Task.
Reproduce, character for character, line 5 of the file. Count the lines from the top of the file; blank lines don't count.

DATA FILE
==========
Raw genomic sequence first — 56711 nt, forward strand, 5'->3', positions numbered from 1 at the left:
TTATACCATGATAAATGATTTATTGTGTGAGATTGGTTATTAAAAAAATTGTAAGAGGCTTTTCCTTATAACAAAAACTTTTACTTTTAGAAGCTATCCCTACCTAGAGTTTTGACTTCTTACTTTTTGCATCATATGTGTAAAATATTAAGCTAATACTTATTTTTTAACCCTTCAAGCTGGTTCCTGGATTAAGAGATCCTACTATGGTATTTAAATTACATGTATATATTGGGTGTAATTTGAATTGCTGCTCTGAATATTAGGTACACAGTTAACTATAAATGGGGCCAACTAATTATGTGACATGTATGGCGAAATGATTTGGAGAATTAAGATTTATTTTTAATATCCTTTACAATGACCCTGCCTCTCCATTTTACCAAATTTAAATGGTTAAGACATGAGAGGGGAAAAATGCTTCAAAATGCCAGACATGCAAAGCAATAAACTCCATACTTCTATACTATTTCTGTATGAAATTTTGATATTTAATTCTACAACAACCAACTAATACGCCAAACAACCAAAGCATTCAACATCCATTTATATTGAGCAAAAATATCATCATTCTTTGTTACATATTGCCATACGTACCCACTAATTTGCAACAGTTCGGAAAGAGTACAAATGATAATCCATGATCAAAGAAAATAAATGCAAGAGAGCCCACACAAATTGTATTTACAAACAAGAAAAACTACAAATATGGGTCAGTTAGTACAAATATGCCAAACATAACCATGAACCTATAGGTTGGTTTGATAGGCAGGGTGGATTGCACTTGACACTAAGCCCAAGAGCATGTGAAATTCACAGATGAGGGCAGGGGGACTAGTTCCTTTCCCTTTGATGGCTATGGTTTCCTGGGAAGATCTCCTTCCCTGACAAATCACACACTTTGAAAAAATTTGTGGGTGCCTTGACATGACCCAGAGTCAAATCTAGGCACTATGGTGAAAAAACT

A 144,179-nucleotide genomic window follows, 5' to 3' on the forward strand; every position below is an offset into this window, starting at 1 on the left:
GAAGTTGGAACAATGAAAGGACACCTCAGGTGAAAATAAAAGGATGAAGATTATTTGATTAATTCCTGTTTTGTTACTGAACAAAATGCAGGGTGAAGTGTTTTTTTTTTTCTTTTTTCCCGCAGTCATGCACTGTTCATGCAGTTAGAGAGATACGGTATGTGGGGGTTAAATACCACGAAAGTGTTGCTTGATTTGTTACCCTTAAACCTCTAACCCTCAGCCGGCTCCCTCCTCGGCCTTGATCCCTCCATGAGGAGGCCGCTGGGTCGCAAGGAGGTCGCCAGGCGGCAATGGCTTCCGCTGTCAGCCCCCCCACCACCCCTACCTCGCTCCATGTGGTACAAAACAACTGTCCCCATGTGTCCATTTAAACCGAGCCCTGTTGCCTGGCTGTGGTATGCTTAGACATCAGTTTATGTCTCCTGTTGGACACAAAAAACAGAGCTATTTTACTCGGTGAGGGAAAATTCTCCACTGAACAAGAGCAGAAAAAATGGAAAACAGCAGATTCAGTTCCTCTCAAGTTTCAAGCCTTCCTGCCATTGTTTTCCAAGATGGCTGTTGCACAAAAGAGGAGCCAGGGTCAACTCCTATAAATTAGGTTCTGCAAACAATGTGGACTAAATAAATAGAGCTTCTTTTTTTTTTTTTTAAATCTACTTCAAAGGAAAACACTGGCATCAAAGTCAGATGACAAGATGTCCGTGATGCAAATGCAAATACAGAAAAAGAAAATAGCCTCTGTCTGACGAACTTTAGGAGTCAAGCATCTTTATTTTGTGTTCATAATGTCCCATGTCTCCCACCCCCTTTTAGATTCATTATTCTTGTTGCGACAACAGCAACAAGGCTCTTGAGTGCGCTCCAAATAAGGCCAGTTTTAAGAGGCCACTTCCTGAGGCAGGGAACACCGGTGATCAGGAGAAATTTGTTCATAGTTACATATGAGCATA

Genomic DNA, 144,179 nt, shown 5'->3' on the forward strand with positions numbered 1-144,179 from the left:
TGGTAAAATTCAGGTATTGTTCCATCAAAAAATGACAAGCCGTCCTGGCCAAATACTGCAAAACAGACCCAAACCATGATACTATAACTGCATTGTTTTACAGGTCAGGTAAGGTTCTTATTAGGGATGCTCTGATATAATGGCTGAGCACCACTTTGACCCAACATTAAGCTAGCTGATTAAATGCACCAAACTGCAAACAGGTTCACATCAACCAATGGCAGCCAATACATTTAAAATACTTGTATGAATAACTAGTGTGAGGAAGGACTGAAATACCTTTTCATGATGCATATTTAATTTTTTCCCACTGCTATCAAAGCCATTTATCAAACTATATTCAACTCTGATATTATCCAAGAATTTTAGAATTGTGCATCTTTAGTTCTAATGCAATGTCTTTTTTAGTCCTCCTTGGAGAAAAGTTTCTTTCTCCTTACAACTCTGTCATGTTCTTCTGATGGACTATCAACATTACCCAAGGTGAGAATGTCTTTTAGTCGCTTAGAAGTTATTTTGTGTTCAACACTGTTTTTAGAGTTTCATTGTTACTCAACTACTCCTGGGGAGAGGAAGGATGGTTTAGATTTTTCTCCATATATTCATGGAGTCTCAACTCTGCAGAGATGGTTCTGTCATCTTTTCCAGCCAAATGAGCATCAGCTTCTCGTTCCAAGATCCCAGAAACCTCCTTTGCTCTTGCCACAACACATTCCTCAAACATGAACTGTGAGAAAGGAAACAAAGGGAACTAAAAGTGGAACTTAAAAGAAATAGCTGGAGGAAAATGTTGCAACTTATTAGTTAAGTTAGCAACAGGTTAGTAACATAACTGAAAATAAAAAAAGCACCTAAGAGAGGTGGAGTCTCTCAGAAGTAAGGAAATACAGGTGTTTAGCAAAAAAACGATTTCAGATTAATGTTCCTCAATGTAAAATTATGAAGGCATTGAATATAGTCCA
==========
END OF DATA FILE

Genomic DNA, 144,179 nt, shown 5'->3' on the forward strand with positions numbered 1-144,179 from the left: